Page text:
Then something happens that overshadows everything else. As Dr. Livingstone had warned repeatedly, a deadly epidemic of yellow fever sweeps the city, as it had done numerous times before. Pres is stricken and, like all other victims, is to be quarantined on an island. Amy prepares to go along to care for him, risking her own life, but Julie tells her that she does not know how to deal with the slaves and Southerners on the island. She begs to go in her place, as an act of redemption. Amy agrees.
The Turner Classic Movies Database states that the film was offered as compensation for Bette Davis after she failed to win the part of Scarlett O'Hara in Gone with the Wind. Despite a radio poll showing Bette Davis the audience favorite for the role, Selznick never seriously considered her for it. Though her portrait of the malicious Mildred in Of Human Bondage (1934) had made her a star, this film garnered the Best Actress Oscar many felt she deserved then, and established her as a leading lady from that point on.
Main cast and characters
|Bette Davis as Julie Marsden||Henry Fonda as Preston Dillard|
|George Brent as Buck Cantrell||Donald Crisp as Dr. Livingstone|
|Fay Bainter as Aunt Belle Massey|
- Margaret Lindsay as Amy Bradford Dillard
- Richard Cromwell as Ted Dillard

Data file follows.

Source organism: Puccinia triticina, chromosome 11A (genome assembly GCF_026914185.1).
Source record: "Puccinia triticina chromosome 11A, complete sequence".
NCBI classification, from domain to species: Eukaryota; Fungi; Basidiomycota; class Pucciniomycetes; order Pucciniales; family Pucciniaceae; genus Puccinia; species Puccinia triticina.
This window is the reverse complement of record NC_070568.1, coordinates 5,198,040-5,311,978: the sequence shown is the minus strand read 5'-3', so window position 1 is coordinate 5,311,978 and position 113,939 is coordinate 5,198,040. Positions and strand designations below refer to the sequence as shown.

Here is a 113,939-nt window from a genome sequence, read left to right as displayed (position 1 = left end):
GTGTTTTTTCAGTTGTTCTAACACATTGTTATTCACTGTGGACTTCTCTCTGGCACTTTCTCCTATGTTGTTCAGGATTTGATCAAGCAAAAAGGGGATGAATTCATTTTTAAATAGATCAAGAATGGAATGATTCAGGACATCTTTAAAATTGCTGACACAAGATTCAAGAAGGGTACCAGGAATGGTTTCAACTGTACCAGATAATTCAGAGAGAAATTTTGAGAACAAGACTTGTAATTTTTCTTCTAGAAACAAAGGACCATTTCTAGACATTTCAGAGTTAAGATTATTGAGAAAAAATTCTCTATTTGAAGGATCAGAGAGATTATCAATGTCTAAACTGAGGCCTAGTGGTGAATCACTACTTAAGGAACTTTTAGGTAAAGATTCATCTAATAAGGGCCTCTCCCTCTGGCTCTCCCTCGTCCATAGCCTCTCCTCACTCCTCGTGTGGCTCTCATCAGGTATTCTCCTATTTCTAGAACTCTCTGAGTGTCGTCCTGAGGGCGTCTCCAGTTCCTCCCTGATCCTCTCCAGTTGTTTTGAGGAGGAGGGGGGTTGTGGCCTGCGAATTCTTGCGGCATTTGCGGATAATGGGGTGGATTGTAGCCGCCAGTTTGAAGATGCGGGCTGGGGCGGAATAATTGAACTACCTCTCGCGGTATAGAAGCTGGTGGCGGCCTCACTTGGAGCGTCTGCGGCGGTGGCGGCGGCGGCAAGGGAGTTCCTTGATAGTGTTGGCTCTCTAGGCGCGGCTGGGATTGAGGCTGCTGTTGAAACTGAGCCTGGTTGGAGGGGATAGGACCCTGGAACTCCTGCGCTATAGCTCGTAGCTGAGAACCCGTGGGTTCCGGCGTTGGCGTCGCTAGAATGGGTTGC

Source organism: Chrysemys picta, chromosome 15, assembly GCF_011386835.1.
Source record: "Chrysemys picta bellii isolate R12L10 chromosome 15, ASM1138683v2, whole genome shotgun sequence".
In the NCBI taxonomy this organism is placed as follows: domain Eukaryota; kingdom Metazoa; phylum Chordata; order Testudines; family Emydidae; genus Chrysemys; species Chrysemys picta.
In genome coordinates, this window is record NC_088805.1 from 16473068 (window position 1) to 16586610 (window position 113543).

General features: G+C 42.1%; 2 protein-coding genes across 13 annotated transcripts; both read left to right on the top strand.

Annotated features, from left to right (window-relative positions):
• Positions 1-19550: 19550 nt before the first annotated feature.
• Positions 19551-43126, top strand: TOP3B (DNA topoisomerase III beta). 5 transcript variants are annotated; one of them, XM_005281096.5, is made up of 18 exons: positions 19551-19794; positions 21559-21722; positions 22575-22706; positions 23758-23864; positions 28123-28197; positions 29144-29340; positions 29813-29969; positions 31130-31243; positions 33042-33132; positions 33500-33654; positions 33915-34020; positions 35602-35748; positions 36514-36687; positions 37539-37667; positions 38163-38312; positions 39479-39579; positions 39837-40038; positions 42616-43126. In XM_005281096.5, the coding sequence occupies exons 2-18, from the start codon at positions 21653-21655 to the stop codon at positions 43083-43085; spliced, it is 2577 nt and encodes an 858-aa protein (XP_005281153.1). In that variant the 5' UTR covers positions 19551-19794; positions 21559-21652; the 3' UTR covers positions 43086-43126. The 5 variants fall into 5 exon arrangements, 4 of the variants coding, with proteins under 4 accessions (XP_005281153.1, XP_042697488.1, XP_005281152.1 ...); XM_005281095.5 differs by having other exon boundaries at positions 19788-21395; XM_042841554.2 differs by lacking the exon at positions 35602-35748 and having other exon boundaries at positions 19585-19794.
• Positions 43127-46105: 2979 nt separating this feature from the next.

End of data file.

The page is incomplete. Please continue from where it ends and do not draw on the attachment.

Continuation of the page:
- Henry O'Neill as General Theopholus Bogardus
- Spring Byington as Mrs. Kendrick
- John Litel as Jean La Cour
- Gordon Oliver as Dick Allen
- Janet Shaw as Molly Allen
- Theresa Harris as Zette
- Margaret Early as Stephanie Kendrick
- Irving Pichel as Huger
- Eddie Anderson as Gros Bat
Contemporary reviews were generally positive and praised Davis' performance in particular, although some found her character's redemption at the end of the film to be unconvincing. Frank S. Nugent of The New York Times wrote that the film "would have been considerably more effective ... if its heroine had remained unregenerate to the end. Miss Davis can be malignant when she chooses, and it is a shame to temper that gift for feminine spite ... It is still an interesting film, though, in spite of our sniffs at its climax." Variety reported that the film was "not without its charm" and "even completely captivating" at times, but found it detracting that the main character "suddenly metamorphoses into a figure of noble sacrifice and complete contriteness," and described the ending as "rather suspended and confusing." Film Daily called it "a really outstanding screen triumph for Bette Davis. She plays an emotional role that calls for running the gamut of emotions, and she handles the part with consummate artistry." Harrison's Reports called it "Powerful dramatic entertainment ... It is not what one would call cheerful entertainment, and may not appeal to the rank and file, but it should please those who like good acting." John Mosher of The New Yorker wrote, "Something went wrong with 'Jezebel,' possibly nothing more than the plot, and all its rich dressing-up can't make it alive ... no scene quite comes off, and at the end, when the she-devil suddenly turns into a saint and a martyr, one isn't even interested. This Jezebel just seems daffy."